The guys from Packt Publishing asked me to review a new book from their “Instant” collection: “OSSEC Host-Based Intrusion Detection“. This collection proposes books with less than 100 pages about multiple topics. The goal is to go straight forward to the topic. OSSEC being one of my favorite application, I could not miss this opportunity!Â The book author is Brad Lhotsky, a major contributor to the OSSEC community. Amongst the list of reviewers, we find JB Cheng, the OSSEC project manager responsible for OSSEC releases.Â It is a guarantee of quality for the book!
Writing a book about OSSEC is a challenge! The topic of log management and SIEM is so large. Brad’s approach was to present some quick examples which explain how OSSEC works and, most important, leave open doors to more ideas to expand the usage of the tool. A good idea in the table of contents, all chapters are tagged with a level (simple, intermediate or advanced). With a classic approach, the first chapters address the deployment of an OSSEC solution: from the installation (from the source tree or packages) to the configuration of agents.
Then, the author dives into the core features of OSSEC: decoders and rules. Decoders are used to parse the log files and extract useful information like program name, IP addresses, application codes, users. Alerts are generated via a set of rules (some simple, other more complex). With all components put together, the author demonstrates how to catch a classic attack: Detecting a SSH brute-force attack. In the other chapters, the following features are reviewed:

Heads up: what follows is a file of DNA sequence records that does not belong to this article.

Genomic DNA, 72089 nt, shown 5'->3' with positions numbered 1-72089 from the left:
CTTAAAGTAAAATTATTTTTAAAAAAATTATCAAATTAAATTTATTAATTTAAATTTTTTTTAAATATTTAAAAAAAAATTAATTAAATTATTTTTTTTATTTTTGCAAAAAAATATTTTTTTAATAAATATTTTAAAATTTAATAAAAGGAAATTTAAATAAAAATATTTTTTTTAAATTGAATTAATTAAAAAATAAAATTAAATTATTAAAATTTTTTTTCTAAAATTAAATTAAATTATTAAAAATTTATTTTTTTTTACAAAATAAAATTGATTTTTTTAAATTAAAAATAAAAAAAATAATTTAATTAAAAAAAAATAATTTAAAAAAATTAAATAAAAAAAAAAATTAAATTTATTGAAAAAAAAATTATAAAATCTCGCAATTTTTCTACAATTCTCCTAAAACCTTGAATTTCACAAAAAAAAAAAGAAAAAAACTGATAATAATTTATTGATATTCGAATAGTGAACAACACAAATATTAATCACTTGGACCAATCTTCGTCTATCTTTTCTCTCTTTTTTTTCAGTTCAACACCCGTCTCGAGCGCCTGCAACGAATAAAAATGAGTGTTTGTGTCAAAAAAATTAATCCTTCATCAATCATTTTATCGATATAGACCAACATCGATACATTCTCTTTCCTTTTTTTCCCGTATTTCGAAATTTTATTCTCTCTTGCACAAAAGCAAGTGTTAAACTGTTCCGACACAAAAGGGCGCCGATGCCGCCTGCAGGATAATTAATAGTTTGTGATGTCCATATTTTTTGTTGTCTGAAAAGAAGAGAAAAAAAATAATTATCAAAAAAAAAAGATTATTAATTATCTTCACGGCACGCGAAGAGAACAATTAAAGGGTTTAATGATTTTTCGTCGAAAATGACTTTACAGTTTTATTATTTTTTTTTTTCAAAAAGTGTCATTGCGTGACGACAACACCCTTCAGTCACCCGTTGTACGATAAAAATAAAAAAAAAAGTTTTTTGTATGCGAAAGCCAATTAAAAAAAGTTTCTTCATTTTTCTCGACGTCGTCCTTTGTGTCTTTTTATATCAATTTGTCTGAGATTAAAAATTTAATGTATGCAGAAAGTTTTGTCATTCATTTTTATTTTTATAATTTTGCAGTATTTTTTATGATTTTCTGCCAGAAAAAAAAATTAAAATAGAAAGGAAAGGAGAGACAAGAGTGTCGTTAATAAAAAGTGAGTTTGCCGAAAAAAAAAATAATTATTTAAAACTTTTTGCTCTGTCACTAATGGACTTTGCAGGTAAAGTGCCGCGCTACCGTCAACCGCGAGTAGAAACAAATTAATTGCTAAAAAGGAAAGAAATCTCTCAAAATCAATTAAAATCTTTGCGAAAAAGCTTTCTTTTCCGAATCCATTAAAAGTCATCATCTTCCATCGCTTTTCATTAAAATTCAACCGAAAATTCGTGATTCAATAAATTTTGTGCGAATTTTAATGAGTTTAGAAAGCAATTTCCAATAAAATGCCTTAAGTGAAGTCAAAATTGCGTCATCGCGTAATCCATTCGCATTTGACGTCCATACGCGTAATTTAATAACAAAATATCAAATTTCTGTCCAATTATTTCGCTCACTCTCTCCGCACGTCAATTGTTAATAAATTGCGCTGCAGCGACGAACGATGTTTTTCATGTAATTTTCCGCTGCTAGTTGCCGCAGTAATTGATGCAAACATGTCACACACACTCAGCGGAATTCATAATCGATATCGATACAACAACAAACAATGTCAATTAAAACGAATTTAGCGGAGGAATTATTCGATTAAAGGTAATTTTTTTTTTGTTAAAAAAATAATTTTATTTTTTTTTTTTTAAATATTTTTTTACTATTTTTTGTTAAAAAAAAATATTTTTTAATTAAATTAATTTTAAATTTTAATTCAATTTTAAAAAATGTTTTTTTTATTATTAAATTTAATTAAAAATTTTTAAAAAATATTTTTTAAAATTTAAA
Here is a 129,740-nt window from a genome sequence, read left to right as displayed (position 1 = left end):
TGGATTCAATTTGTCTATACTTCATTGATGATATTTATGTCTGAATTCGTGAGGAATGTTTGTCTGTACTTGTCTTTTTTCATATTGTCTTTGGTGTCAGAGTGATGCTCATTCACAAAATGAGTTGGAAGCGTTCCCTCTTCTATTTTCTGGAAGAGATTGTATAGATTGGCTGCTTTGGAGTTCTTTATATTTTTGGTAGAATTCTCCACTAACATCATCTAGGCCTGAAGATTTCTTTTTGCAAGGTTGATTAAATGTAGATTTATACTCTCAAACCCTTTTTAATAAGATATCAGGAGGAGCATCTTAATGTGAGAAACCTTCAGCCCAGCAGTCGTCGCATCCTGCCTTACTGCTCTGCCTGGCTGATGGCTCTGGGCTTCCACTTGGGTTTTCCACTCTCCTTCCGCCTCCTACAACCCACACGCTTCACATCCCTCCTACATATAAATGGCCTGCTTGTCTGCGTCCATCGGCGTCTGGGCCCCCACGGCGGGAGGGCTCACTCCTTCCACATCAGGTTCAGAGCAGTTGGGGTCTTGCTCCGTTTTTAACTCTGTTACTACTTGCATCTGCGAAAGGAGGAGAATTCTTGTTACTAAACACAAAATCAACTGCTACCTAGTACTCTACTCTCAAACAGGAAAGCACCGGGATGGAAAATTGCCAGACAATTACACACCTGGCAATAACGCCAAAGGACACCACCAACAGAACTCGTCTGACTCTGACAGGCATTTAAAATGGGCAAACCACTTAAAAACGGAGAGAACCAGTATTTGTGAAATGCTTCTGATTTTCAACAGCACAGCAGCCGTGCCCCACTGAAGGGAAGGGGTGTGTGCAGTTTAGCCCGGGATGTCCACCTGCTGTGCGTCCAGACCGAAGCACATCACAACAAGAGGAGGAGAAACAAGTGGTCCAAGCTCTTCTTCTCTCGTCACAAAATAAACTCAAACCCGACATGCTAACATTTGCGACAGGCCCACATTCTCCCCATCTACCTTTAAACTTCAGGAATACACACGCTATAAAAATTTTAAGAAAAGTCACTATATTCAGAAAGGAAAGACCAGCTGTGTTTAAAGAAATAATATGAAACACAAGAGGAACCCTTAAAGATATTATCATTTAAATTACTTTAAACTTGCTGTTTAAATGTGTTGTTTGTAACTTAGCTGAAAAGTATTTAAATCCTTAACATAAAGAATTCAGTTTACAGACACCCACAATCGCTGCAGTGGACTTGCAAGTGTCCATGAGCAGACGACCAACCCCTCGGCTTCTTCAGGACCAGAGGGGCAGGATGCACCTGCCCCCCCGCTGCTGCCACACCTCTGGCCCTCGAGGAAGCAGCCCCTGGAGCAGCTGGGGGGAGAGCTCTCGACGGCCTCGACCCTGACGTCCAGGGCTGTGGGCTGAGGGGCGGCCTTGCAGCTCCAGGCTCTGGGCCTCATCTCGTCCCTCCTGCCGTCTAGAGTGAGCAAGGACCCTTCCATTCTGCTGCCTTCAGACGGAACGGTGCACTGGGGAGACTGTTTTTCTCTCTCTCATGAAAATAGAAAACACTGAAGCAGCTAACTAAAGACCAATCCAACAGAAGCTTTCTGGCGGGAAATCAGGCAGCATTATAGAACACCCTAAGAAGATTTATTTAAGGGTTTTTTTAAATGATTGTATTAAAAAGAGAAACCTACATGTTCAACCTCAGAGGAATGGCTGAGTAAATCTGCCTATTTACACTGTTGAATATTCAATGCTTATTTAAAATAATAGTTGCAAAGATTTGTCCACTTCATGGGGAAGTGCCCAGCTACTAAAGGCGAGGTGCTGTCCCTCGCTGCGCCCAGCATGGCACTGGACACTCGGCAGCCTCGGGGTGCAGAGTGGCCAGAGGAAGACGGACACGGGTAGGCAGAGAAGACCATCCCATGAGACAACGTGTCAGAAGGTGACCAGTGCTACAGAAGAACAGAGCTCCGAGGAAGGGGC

- File integrity monitoring
- Monitoring command output
- Rootkit detection
All those chapters have the same structure with the following organization: “Getting ready” (how to prepare your environment), “How to do it” (how to configure OSSEC to achieve this), “How is works” (a clear description of the process) and “There’s more” (extra features or ideas if you need to investigate this topic deeper).
The book is a quick read and give a very good introduction of OSSEC. It is targeting “techies” who need to deploy a log management solution. It is not intended for managers who need an introduction to log management. Even if I’m using OSSEC daily,Â I wrote down some ideas and keywords during my reading! To conclude, the book is a very good introduction but be warned: Once you read it, it will take (quite some) time to have an optimized OSSEC infrastructure! Collecting and processing logs is time consuming..